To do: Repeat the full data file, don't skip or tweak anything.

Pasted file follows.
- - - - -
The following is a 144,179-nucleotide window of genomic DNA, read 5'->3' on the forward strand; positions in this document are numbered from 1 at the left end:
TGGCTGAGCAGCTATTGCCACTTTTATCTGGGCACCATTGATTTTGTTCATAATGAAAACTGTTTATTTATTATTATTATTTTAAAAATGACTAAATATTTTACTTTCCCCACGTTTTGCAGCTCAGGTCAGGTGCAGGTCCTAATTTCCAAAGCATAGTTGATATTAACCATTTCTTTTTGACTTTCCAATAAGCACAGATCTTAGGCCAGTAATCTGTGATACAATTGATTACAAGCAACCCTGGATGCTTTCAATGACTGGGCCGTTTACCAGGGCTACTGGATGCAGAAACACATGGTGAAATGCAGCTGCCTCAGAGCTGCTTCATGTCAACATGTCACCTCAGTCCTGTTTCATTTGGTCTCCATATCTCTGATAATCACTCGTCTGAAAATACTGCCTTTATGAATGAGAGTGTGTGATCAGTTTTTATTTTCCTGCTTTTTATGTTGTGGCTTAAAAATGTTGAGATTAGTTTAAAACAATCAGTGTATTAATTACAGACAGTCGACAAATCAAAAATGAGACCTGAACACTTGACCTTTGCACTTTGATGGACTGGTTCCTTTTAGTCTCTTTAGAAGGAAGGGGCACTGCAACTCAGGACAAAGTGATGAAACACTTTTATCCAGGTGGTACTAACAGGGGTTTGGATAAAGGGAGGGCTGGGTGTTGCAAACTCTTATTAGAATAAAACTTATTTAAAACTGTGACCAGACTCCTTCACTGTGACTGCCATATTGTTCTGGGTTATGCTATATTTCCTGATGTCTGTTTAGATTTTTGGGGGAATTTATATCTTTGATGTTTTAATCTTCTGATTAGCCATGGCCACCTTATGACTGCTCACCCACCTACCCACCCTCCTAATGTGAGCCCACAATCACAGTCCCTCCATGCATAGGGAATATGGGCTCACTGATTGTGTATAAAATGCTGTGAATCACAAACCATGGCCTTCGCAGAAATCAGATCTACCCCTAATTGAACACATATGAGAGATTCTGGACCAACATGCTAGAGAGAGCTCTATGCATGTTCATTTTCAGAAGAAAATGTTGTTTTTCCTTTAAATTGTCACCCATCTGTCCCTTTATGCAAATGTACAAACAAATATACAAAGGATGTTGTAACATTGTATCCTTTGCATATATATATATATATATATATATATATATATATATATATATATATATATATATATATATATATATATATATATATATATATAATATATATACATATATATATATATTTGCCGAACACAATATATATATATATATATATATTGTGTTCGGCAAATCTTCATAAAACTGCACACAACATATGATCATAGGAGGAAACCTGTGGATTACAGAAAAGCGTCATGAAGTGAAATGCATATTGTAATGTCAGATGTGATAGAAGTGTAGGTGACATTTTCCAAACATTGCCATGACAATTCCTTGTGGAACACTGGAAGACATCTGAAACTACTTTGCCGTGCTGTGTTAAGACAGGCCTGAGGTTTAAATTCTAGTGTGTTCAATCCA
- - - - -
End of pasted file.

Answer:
The following is a 144,179-nucleotide window of genomic DNA, read 5'->3' on the forward strand; positions in this document are numbered from 1 at the left end:
TGGCTGAGCAGCTATTGCCACTTTTATCTGGGCACCATTGATTTTGTTCATAATGAAAACTGTTTATTTATTATTATTATTTTAAAAATGACTAAATATTTTACTTTCCCCACGTTTTGCAGCTCAGGTCAGGTGCAGGTCCTAATTTCCAAAGCATAGTTGATATTAACCATTTCTTTTTGACTTTCCAATAAGCACAGATCTTAGGCCAGTAATCTGTGATACAATTGATTACAAGCAACCCTGGATGCTTTCAATGACTGGGCCGTTTACCAGGGCTACTGGATGCAGAAACACATGGTGAAATGCAGCTGCCTCAGAGCTGCTTCATGTCAACATGTCACCTCAGTCCTGTTTCATTTGGTCTCCATATCTCTGATAATCACTCGTCTGAAAATACTGCCTTTATGAATGAGAGTGTGTGATCAGTTTTTATTTTCCTGCTTTTTATGTTGTGGCTTAAAAATGTTGAGATTAGTTTAAAACAATCAGTGTATTAATTACAGACAGTCGACAAATCAAAAATGAGACCTGAACACTTGACCTTTGCACTTTGATGGACTGGTTCCTTTTAGTCTCTTTAGAAGGAAGGGGCACTGCAACTCAGGACAAAGTGATGAAACACTTTTATCCAGGTGGTACTAACAGGGGTTTGGATAAAGGGAGGGCTGGGTGTTGCAAACTCTTATTAGAATAAAACTTATTTAAAACTGTGACCAGACTCCTTCACTGTGACTGCCATATTGTTCTGGGTTATGCTATATTTCCTGATGTCTGTTTAGATTTTTGGGGGAATTTATATCTTTGATGTTTTAATCTTCTGATTAGCCATGGCCACCTTATGACTGCTCACCCACCTACCCACCCTCCTAATGTGAGCCCACAATCACAGTCCCTCCATGCATAGGGAATATGGGCTCACTGATTGTGTATAAAATGCTGTGAATCACAAACCATGGCCTTCGCAGAAATCAGATCTACCCCTAATTGAACACATATGAGAGATTCTGGACCAACATGCTAGAGAGAGCTCTATGCATGTTCATTTTCAGAAGAAAATGTTGTTTTTCCTTTAAATTGTCACCCATCTGTCCCTTTATGCAAATGTACAAACAAATATACAAAGGATGTTGTAACATTGTATCCTTTGCATATATATATATATATATATATATATATATATATATATATATATATATATATATATATATATATATATATATATATATATATAATATATATACATATATATATATATTTGCCGAACACAATATATATATATATATATATATTGTGTTCGGCAAATCTTCATAAAACTGCACACAACATATGATCATAGGAGGAAACCTGTGGATTACAGAAAAGCGTCATGAAGTGAAATGCATATTGTAATGTCAGATGTGATAGAAGTGTAGGTGACATTTTCCAAACATTGCCATGACAATTCCTTGTGGAACACTGGAAGACATCTGAAACTACTTTGCCGTGCTGTGTTAAGACAGGCCTGAGGTTTAAATTCTAGTGTGTTCAATCCA